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The Most Lethal Sniper in U.S. Military History

His one regret about his kill total: he didn’t shoot more bad guys.

David Forsmark


March 31, 2012 - 12:01 am
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A debate about counter-insurgency operations vs. anti-terror operations rages among military leaders and military thinkers. One school thinks the mission should focus on winning the population’s hearts and minds, while the second focuses mainly on putting down the bad guys. Bing West, one of the prominent thinkers, is convinced the first approach worked well in Iraq but is a miserable failure in Afghanistan.

Meanwhile, Kyle doesn’t quite refute the benefit of winning over the people in Iraq, but he thinks a lot of the smart people are putting the cart before the horse:

You know how Ramadi was won?

We went in and killed all the bad people we could find.

When we started, the decent (or potentially decent) Iraqis didn’t fear the United States; they did fear the terrorists. The U.S. told them, “We’ll make it better for you.”

The terrorists said, “We’ll cut your head off.”

Who would you fear? Who would you listen to?

When we went into Ramadi, we told the terrorists, “We’ll cut your head off. We will do whatever we have to and eliminate you.”

Not only did we get the terrorists’ attention — we got everyone’s attention. We showed we were the force to be reckoned with.

That’s where the so-called Great Awakening came. It wasn’t from kissing up to the Iraqis. It was from kicking butt.

The tribal leaders saw that we were bad-asses, and they’d better get their act together, work together, and stop accommodating the insurgents. Force moved that battle. We killed the bad guys and brought the leaders to the peace table.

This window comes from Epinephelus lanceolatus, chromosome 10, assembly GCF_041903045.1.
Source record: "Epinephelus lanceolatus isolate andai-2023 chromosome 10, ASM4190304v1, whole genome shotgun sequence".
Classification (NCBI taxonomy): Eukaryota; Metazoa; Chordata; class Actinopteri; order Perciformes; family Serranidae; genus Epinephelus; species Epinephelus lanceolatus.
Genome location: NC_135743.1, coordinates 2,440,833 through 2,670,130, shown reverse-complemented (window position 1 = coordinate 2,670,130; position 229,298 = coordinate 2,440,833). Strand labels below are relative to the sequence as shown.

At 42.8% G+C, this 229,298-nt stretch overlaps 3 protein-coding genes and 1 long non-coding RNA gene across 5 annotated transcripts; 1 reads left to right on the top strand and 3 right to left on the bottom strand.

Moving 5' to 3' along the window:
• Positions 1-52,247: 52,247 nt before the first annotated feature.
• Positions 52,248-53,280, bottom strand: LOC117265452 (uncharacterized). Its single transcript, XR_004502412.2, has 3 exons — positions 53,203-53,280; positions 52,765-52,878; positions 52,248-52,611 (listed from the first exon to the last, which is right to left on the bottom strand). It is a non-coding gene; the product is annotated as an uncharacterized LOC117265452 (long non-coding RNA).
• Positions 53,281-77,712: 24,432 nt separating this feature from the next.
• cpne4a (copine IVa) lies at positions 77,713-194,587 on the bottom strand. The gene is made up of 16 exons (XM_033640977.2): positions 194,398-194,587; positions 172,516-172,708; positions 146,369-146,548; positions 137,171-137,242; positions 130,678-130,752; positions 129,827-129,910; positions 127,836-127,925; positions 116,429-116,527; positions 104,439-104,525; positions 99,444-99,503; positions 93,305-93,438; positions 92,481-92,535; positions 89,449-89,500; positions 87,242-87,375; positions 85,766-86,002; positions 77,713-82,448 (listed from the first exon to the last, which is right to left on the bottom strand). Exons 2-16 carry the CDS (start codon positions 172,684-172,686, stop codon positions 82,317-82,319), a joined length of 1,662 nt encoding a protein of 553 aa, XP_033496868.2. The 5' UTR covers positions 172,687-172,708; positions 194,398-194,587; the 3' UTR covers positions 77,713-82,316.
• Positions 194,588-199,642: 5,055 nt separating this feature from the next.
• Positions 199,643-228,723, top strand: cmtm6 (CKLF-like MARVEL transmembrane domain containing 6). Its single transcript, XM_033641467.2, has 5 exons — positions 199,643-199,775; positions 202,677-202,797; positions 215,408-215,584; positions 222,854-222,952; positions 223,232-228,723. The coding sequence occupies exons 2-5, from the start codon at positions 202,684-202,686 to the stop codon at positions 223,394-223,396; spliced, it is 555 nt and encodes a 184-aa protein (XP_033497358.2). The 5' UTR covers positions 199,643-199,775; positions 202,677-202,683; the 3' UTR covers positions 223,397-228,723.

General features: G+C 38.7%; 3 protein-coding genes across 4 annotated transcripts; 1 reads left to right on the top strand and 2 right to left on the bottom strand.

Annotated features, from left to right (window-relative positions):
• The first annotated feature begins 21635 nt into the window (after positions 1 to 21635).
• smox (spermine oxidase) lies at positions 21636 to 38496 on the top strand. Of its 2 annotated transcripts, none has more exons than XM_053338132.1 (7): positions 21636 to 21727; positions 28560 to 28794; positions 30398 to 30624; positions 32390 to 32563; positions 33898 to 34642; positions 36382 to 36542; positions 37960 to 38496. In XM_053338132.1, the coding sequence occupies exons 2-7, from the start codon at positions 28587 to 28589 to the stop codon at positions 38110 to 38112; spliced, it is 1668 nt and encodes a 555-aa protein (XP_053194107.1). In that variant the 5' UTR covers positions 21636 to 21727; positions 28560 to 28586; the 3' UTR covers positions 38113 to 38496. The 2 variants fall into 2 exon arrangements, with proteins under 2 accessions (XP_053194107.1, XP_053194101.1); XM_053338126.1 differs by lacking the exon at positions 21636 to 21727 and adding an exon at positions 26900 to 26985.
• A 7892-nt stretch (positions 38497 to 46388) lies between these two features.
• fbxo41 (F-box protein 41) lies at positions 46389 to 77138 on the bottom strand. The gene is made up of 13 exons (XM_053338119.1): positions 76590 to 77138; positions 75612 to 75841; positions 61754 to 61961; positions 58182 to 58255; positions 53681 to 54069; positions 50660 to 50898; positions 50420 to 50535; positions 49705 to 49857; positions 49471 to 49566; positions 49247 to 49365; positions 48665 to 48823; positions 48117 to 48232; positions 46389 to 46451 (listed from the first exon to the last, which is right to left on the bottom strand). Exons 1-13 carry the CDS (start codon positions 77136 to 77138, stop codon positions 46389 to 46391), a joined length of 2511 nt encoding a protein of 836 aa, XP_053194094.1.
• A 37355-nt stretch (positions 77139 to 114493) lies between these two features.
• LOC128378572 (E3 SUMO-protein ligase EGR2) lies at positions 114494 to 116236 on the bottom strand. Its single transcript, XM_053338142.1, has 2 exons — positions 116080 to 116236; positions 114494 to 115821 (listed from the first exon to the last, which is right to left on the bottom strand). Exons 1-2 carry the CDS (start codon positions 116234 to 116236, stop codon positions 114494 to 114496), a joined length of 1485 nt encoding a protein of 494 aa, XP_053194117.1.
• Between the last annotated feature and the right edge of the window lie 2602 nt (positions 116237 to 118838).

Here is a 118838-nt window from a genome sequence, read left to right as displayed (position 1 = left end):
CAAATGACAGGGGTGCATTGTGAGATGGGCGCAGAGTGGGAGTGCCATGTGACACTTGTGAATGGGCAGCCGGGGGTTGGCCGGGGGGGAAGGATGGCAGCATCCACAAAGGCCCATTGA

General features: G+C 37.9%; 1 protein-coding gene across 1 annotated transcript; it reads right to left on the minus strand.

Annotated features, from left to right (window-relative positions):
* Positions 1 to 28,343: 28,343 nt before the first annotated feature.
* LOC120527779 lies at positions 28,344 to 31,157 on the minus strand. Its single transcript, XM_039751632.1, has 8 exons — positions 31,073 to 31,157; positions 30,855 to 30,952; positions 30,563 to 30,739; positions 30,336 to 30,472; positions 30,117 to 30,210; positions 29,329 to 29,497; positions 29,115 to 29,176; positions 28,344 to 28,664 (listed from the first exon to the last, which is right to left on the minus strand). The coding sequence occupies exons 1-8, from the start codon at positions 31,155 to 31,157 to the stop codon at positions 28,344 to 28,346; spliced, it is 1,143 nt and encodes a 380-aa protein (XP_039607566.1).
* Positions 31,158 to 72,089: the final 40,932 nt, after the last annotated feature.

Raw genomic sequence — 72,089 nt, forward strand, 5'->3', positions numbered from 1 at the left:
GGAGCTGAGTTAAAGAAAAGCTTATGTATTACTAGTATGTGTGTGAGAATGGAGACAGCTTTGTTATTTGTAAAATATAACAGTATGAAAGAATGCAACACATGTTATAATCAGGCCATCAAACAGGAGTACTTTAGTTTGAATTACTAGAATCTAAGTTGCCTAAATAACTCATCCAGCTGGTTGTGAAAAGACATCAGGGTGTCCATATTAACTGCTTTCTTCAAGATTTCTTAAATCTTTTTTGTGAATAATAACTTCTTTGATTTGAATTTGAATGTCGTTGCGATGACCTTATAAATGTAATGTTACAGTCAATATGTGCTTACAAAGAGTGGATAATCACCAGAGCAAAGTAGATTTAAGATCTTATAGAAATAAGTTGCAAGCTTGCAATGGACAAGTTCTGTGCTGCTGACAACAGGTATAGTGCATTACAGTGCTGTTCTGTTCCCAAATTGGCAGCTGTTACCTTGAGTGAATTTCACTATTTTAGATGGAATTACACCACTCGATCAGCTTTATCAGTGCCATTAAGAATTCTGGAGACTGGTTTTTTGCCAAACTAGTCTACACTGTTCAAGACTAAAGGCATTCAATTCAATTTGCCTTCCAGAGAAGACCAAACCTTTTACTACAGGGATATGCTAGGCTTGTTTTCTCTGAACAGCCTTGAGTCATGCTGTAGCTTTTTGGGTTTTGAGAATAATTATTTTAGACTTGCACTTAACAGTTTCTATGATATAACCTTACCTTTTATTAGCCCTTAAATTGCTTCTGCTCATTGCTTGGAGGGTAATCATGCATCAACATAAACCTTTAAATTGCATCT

That is how the world works.

Finally, however, Kyle worked himself into the ground, having ignored and covered up his injuries like an athlete playing hurt. When he returned stateside, he found his marriage was on almost as shaky ground as his health and needed healing, too.

However, when the Navy shrinks examined him, they found out a peculiar thing. It wasn’t combat that bothered Chris Kyle and made his blood pressure rise — combat situations actually calmed him. It was having to sit by and watch bad people hurt good people that put his nerves into orbit.

He sums up his attitude:

There’s another question people ask a lot: Did it bother you killing so many people in Iraq?

I tell them, “No.”

And I mean it. The first time you shoot someone, you get a little nervous. You think, can I really shoot this guy? Is it really okay? But after you kill your enemy, you see it’s okay. You say, Great.

You do it again. And again. You do it so the enemy won’t kill you or your countrymen. You do it until there’s no one left for you to kill.

That’s what war is.

I loved what I did. I still do. If circumstances were different — if my family didn’t need me — I’d be back in a heartbeat. I’m not lying or exaggerating to say it was fun. I had the time of my life being a SEAL.

American Sniper is apt to stay in the news for awhile, thanks to Ventura’s recently filed defamation lawsuit against the author. Even with all of Kyle’s exploits, if he can actually “defame” the ex-pro wrestler and failed Minnesota governor, that could be his most amazing feat.

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The author is the owner and president of Winning Strategies, a full service political consulting firm in Michigan.  An award-winning book and movie critic for 20 years, he has been a regular columnist for national conservative publications since 2006. He is also the author of the critically acclaimed book, The Forest of Assassins, a novel based on the still classified true story of SEAL operations and the start of the Vietnam War.  His latest novel is China Bones, a romantic war story about a Marine in Shanghai from the Sino-Japanese war, through WWII and the fall of China to the Communists. Follow him on Twitter at #davidforsmark
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